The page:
Lao Government and Handicraft Stakeholders Pledge to Protect Traditional Designs of Laos

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TAEC Co-Director Tara Gujadhur with Oma Artisans.

Representatives from the Lao government, Lao Handicrafts Association, and cultural heritage stakeholders met on Friday to discuss models for legal action in the protection of Laos’s traditional designs.

The meeting on “Protecting Cultural Intellectual Property Rights in Laos: A Way Forward” was organized by the Traditional Arts and Ethnology Centre (TAEC) and the Lao Handicrafts Association, with support from VOICE. The event drew panellists and participants from the Ministry of Industry and Commerce, the Ministry of Information, Culture and Tourism, as well as handicraft businesses, young designers, village artisans, embassies, and non-governmental organisations.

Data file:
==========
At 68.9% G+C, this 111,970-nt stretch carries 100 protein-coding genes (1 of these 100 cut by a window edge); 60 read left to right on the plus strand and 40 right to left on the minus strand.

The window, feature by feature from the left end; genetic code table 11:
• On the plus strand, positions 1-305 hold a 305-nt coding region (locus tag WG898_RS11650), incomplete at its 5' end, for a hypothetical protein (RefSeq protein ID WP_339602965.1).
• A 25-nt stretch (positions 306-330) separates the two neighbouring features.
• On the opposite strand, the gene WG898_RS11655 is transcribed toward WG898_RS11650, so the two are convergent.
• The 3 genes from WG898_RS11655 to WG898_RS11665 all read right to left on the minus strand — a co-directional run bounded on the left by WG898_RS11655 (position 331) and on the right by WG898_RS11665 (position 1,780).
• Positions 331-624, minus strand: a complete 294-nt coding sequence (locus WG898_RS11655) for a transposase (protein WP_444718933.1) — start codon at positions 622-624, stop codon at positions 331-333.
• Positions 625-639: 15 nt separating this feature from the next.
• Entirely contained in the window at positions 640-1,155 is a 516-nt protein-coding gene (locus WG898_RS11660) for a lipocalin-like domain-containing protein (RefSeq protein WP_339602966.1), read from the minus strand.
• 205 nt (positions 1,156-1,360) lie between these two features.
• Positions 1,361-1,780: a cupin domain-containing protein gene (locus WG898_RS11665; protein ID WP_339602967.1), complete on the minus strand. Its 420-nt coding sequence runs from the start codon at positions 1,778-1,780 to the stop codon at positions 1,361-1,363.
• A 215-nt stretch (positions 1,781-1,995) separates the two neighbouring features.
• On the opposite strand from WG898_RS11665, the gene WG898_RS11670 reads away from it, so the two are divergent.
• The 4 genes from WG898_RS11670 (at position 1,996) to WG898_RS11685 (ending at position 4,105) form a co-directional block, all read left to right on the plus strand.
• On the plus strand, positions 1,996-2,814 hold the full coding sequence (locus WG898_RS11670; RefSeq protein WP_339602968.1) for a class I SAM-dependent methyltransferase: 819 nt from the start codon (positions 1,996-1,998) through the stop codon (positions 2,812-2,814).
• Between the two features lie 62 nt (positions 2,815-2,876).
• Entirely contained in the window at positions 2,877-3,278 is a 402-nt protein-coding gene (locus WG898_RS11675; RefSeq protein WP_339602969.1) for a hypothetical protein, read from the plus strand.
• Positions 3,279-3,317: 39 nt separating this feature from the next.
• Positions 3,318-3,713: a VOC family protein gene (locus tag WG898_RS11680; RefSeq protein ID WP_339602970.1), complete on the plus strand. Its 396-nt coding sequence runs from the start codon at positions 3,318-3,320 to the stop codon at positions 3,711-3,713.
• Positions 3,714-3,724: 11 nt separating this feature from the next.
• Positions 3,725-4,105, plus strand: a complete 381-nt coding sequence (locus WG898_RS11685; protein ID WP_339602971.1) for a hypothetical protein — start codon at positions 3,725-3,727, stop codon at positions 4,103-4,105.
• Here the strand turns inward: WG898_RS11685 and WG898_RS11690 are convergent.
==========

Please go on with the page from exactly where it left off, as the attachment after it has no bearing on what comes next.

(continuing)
The meeting agreed that protecting the traditional designs of Laos’s ethnic groups is an urgent priority, kicking off with a video about the importance of traditional cultural knowledge in Laos, particularly for rural crafts producers and the tourism sector.

It also highlighted a prominent case in which fashion company Max Mara copied designs from the Oma ethnic group of Phongsaly.

Mr. Saybandith Sayavongkhamdy, of the Department of Intellectual Property (DIP), helped define important legal terms to refer to traditional designs and explained why tools like copyright and trademarks have limited use for traditional handicrafts.

Ms. Thongkhoun Soutthivilay, Co-Director of TAEC, was in attendance to present the project that TAEC has been implementing with the Oma, documenting their traditional designs in a database. This database will then be copyrighted by the Department of Intellectual Property, to help protect the information.

“We should replicate this model for all the artisan communities of Laos, to ensure that they do not get plagiarised as the Oma did,” said Ms. Thongkhoun.

Read the full article at The Laotian Times:

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